The ,Stop-signal paradigm' allows investigating well defined response inhibition processes directly. Generally, the subjects perform a simple or a two choice reaction task. In some of the trials, a Stop-signal follows the go-stimulus at a given delay and requires the inhibition of the ongoing response. The longer the Stop-signal-delay (SSD), the more difficult it becomes to inhibit the response. The „horse race“ model of the Stop-task, which assumes a race between the reaction to the primary task and the reaction to the Stop signal, further allows to estimate the "virtual" reaction time to the Stop-signal (SSRT) as a measure for response inhibition performance . In a meta-analysis of the Stop-task, Oosterlaan et al.  reported that behavioural studies showed consistently slower SSRT for children with ADHD, but also for children with CD compared to controls, Comparisons between AD/HD and CD as well as between AD/HD+CD and AD/HD revealed no differences. However, inferences based on performance data only may have limited validity, because differences in covert brain mechanisms may lead to similar overt performance [21, 27].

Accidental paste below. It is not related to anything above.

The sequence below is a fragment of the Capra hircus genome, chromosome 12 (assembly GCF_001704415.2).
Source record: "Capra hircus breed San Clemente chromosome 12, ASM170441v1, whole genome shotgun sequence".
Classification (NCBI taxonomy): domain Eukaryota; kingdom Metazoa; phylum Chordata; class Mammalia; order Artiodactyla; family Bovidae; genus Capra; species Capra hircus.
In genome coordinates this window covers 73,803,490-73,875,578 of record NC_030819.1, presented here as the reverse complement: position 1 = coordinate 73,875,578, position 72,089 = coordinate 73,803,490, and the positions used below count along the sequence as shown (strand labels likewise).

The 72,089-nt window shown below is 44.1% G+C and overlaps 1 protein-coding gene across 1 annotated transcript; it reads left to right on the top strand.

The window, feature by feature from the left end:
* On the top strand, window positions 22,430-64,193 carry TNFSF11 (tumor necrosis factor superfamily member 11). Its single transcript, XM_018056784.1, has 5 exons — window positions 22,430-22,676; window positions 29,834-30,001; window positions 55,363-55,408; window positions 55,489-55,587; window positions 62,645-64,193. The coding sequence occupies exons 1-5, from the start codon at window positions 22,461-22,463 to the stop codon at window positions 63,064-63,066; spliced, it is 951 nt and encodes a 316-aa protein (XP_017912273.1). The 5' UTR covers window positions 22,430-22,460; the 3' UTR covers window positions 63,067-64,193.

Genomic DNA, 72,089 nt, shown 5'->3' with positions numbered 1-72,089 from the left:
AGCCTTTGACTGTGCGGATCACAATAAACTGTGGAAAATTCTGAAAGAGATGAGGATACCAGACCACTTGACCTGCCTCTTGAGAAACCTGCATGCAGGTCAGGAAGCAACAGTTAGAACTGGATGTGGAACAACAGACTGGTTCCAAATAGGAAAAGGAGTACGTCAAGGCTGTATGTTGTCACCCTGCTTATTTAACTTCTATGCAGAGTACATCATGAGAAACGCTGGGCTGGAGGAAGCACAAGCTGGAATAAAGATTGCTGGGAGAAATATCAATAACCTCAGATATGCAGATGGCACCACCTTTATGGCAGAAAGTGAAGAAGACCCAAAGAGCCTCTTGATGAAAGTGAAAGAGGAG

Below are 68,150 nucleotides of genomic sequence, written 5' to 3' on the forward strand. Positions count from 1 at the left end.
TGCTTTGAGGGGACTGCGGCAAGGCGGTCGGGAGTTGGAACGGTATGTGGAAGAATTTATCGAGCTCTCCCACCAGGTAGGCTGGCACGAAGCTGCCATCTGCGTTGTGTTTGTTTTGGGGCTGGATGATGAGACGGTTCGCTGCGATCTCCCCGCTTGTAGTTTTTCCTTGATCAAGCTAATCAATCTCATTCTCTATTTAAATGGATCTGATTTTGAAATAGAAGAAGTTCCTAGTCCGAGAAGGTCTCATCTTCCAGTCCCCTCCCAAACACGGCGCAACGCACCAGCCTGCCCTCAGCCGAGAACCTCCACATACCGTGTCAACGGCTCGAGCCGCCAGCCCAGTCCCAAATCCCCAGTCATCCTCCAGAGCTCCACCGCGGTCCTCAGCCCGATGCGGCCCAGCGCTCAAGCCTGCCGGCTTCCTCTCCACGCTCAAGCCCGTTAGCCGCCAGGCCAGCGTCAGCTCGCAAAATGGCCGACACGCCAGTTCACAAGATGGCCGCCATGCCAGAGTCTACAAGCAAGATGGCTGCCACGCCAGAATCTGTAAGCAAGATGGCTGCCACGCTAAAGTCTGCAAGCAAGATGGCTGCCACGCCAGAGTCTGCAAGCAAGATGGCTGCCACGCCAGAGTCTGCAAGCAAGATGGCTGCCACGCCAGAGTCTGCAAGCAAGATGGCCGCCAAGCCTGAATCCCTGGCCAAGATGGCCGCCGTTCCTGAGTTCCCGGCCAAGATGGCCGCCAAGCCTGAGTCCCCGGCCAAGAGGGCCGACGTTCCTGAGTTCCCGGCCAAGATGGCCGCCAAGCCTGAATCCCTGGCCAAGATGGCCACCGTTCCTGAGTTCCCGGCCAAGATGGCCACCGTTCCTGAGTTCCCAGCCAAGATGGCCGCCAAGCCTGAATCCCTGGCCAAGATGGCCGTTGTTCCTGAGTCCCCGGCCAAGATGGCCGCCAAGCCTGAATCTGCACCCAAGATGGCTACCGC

A more direct access to brain functions is provided by non-invasive methods such as functional magnetic resonance imaging (fMRI)  or event related potentials (ERP) . Briefly, in the blood-oxygenation-level-dependent (BOLD) fMRI, changes in cerebral blood-flow and metabolism related to neuronal activation are measured with high spatial but low temporal resolution reflecting the underlying hemodynamic process. ERPs are voltage topographies and fluctuations recorded on the scalp which reflect neural activation to an event such as the presentation of a stimulus or a response. A major advantage of the ERP technique is the high temporal resolution in the range of milliseconds which allows to measure brain-electrical correlates of information-processing in realtime. A number of studies therefore used electrophysiological or fMRI measures of response inhibition processes in AD/HD [7, 27, 30–32].